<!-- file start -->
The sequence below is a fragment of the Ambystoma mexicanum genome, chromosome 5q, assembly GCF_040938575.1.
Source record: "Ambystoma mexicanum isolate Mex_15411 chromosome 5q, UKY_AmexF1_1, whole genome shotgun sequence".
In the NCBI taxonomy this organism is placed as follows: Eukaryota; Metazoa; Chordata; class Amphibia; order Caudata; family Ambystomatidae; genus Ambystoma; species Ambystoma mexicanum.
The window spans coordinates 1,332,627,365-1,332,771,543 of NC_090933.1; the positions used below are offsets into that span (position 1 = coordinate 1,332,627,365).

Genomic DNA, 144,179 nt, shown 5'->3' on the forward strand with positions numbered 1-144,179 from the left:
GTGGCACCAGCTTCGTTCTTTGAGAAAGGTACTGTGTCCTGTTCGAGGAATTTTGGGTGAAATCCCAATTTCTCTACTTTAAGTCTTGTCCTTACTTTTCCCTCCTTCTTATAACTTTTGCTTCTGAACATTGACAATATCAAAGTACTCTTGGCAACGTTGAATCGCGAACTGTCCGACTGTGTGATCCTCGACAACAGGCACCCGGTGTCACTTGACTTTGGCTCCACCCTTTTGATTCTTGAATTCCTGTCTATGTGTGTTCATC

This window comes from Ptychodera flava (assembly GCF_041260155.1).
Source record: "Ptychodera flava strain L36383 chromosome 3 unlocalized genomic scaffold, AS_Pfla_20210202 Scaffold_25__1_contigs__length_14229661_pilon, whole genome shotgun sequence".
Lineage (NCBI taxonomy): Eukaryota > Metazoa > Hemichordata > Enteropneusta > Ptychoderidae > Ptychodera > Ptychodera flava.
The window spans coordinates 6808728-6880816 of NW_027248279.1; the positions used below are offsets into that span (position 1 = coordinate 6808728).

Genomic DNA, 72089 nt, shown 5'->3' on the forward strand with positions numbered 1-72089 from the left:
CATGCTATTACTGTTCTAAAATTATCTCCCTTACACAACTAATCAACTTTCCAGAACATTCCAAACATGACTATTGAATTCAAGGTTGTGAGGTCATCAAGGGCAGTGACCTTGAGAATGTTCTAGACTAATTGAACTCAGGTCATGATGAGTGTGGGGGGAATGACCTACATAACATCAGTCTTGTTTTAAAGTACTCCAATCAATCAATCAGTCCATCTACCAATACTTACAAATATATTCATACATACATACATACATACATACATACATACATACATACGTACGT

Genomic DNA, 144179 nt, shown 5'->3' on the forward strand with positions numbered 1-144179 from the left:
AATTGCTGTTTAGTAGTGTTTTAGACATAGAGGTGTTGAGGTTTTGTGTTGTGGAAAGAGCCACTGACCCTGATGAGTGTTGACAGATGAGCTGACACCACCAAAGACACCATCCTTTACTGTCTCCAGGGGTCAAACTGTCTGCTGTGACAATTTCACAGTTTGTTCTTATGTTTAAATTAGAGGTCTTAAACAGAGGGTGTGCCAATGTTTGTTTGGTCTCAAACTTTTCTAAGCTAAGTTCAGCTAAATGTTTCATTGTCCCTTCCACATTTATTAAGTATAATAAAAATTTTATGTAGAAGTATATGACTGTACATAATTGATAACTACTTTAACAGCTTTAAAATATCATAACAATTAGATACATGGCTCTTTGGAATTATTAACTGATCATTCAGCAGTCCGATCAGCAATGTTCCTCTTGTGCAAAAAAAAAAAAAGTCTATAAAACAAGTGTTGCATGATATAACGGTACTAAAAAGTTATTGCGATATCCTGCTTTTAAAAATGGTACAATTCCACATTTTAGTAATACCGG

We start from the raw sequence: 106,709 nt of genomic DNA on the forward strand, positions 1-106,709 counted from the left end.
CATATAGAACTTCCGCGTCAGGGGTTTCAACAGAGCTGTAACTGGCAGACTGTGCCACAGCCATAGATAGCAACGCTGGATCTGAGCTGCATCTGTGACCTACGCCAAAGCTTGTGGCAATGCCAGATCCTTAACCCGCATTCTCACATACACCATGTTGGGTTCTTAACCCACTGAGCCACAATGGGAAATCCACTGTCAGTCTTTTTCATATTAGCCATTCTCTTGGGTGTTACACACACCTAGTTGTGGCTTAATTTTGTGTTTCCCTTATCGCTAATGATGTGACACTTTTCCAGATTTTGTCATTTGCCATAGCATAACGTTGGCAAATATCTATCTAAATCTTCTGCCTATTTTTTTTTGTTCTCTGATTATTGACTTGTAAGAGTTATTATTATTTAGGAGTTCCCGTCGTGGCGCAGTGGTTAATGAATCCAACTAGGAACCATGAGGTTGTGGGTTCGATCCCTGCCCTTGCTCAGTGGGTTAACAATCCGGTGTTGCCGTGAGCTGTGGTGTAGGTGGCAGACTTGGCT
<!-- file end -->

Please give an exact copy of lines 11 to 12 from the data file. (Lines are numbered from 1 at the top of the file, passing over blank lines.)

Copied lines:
Genomic DNA, 72089 nt, shown 5'->3' on the forward strand with positions numbered 1-72089 from the left:
CATGCTATTACTGTTCTAAAATTATCTCCCTTACACAACTAATCAACTTTCCAGAACATTCCAAACATGACTATTGAATTCAAGGTTGTGAGGTCATCAAGGGCAGTGACCTTGAGAATGTTCTAGACTAATTGAACTCAGGTCATGATGAGTGTGGGGGGAATGACCTACATAACATCAGTCTTGTTTTAAAGTACTCCAATCAATCAATCAGTCCATCTACCAATACTTACAAATATATTCATACATACATACATACATACATACATACATACATACATACGTACGT